Friday, 20 March 2020
An Bille Sláinte (Caomhnú agus Cosaint agus Bearta Éigeandála eile ar mhaithe le Leas an Phobail), 2020: An Dara Céim - Health (Preservation and Protection and other Emergency Measures in the Public Interest) Bill 2020: Second Stage
I am sharing time with Senator McDowell. I welcome the Tánaiste and thank him for his comprehensive statement. More importantly, I acknowledge the sterling work he, the Taoiseach and the acting Ministers have done. It has been impressive. As I said earlier, this is not a time for playing politics. It is about politics, of course, but it has been an impressive performance. People on all sides of the political divide have told me in the last few days of how impressed they were by the co-ordinated response of the Government. It is important we acknowledge that because we are all in this together.
As the Tánaiste said, this is a long-term concern that will go on for months. It is imperative to twin track our response in dealing with the Covid-19 pandemic. We also must be mindful as politicians that a strong, stable Government and continuity of message and policy are needed. The Tánaiste would be exercised about that anyway, but it is worth saying that the public wants it. The public wants that sorted out in a reasonable amount of time.
It is worth noting that 83 amendments were tabled in the Dáil yesterday and most of them were ruled out of order because of Exchequer funding or because they were considered not relevant. Today, there are 34 amendments before the Seanad. I do not know how that will go, but we will see. The Bill was passed last night without a vote in Dáil Éireann, but good, meaningful work and engagement took place and I expect that to be done here today. I said earlier that the public feels powerless and we are now beginning to question if the so-called powerful are powerless too. Yes, they are. Nobody knows where this disease is heading.
I am glad the Tánaiste reassured the House regarding the sunset clause. It is important that if there are any further extensions they should be brought to the Dáil. I am glad the Government recognises the need for a rent freeze and a ban on evictions in this crisis. It is also addressing the welfare payments. However, those payments are not enough. It is all very well for us parliamentarians with a few bob in our back pockets, but I know people who do not have a shilling in their back pockets. They do not know how they are going to pay their rent next week. They do not have VHI or private health cover. They are in rent arrears and some of them are being threatened with eviction.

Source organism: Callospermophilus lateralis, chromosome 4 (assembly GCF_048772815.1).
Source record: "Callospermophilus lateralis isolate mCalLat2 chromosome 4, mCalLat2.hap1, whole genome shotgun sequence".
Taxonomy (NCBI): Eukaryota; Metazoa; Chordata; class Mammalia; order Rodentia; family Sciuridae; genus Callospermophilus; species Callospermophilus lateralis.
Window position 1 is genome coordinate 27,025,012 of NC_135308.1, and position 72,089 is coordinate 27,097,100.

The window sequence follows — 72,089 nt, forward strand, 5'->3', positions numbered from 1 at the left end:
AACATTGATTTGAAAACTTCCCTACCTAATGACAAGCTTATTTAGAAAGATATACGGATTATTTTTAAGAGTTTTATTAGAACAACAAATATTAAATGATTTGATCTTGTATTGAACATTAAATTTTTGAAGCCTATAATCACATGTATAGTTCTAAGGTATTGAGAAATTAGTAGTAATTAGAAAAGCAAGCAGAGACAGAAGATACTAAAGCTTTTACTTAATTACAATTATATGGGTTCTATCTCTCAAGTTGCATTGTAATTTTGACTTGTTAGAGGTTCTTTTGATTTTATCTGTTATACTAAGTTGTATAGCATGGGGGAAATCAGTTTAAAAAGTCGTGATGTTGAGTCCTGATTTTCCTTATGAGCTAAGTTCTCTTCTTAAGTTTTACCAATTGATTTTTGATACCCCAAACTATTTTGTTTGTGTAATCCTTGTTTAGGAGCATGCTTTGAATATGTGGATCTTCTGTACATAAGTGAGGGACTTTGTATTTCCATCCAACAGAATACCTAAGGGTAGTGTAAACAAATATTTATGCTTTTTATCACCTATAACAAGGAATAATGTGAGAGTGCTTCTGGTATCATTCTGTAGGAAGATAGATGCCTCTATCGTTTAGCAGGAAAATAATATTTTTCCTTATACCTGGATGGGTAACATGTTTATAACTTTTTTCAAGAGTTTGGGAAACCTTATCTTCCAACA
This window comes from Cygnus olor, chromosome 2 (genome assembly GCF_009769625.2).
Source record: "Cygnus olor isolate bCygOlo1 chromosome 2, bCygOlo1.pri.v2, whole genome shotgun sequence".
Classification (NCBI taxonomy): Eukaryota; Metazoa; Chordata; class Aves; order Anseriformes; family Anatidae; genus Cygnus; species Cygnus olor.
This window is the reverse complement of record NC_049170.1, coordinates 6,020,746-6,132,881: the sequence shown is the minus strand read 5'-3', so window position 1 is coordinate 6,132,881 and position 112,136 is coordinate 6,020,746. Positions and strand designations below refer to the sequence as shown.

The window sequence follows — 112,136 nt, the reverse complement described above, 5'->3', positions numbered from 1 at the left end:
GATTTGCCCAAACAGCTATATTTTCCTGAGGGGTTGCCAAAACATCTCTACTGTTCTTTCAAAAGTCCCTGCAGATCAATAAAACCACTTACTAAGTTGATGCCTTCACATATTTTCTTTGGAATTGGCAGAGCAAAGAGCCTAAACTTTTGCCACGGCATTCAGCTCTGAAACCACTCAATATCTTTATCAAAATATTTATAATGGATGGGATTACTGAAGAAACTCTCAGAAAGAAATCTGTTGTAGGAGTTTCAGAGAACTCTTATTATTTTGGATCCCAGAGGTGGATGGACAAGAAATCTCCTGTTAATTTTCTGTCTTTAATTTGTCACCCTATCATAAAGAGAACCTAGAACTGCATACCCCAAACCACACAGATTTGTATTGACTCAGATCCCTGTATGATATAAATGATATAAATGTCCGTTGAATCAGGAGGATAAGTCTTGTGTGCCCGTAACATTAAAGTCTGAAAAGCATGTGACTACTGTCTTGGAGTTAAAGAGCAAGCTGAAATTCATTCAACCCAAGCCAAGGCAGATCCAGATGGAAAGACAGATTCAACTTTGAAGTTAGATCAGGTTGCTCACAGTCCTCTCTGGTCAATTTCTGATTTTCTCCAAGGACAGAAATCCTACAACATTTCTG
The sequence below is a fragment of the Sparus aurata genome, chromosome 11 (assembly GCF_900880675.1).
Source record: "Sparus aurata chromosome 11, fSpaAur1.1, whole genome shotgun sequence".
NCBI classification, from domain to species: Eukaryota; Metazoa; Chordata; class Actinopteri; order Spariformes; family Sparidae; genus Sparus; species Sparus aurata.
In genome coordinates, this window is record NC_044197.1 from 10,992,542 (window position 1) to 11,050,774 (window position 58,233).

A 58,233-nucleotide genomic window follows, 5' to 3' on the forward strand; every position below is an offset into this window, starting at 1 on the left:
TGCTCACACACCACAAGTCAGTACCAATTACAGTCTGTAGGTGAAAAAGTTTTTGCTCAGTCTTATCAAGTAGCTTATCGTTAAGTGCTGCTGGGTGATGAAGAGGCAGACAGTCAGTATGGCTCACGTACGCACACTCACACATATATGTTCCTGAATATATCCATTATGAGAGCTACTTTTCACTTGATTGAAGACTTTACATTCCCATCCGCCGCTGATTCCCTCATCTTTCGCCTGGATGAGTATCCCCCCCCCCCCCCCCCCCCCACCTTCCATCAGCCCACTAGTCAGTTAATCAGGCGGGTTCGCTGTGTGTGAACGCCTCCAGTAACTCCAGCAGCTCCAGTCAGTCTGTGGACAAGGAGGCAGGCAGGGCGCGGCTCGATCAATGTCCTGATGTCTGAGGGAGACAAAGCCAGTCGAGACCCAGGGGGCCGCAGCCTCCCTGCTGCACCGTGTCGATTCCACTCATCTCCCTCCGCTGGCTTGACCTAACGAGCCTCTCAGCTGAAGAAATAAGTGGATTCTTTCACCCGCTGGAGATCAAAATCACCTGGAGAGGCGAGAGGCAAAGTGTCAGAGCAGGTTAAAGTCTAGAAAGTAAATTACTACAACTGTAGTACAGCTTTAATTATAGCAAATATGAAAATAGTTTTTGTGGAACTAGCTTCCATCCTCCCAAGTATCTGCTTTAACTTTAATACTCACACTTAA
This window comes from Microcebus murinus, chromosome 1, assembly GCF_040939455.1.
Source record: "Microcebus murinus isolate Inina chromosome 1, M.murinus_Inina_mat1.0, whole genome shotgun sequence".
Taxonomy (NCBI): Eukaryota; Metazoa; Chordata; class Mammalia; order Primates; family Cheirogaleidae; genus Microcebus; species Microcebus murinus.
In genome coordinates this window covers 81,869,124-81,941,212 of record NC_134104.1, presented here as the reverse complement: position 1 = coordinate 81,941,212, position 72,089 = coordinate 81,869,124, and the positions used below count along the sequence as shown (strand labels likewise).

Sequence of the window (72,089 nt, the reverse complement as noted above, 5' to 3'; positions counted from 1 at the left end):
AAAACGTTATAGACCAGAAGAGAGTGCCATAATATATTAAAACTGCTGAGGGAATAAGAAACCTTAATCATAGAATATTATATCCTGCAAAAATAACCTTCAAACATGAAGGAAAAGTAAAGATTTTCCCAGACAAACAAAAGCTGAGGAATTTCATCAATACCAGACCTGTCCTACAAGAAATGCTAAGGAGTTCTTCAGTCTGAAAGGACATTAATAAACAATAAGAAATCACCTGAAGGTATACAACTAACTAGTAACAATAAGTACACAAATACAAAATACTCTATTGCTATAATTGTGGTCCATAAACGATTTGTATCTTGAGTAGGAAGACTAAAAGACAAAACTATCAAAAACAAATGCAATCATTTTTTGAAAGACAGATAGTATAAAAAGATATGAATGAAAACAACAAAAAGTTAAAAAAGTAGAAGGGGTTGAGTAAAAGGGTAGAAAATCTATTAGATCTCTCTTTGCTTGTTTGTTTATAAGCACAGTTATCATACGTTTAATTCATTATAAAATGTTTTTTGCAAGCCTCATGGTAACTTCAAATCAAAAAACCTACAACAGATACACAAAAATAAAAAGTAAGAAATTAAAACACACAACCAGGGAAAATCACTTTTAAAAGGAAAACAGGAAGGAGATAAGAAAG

I know people who are in direct provision, away from their families and loved ones. When there is a crisis in our lives we turn to our loved ones and turn the sail back to our homes. We gravitate back to where we belong, where people understand and believe us and, more importantly, where people will bail us out. We are all doing that. We touch base more often with our homes on the telephone. We make sure our loved ones are cared for. That is a natural response. As legislators, we must be mindful of that fact.Tonight, what solace can we give to the person who is waiting for shelter? What can we give to a family from a war-torn country that is here waiting to be processed and wants to touch base with loved ones, wants the reassurances? It is about a compassionate response to people's needs and we must never lose sight of that. Someone mentioned the undocumented here. There are so many of our Irish people undocumented all over the world. I think of all the people who are in the States undocumented. How are they going to find assistance, support and help? I hope through our own negotiations with our contacts in the States and all over the world, to which I know the Minister is fully committed, that we are looking out for the Irish diaspora, our people who are stuck away. This is a world response and it is something we need to be mindful of. I also want to hear, if the Tánaiste can tell us, what engagement and synergy there is between the public and private sectors, in finance and in terms of the health response. We have private health capacity in this country and we need to fully use it and maximise it. That is important. I had Councillor Lynsey McGovern on to me the other day; she was in touch with the Department of Foreign Affairs and Trade and was helped and supported in terms of making representations for people stuck in Peru. The Tánaiste might share with us how that is going in his own Department.
I thank the Tánaiste and leave him with one final message. I had a call yesterday from a lady who is 98 years of age and she asked me to come and help her plant an Irish oak tree. What a nice thing to do; she was full of hope, full of brim, full of enthusiasm and concerned how it would progress for the next hundred years. There was someone with hope. We have to have hope and belief and we have to work together. I thank the Minister. So many people have talked about him, the Government and the Taoiseach and all the people and all the other groups across the political spectrum. I thank him for his support, help and guidance but, more importantly, for the national leadership that we need, want and deserve.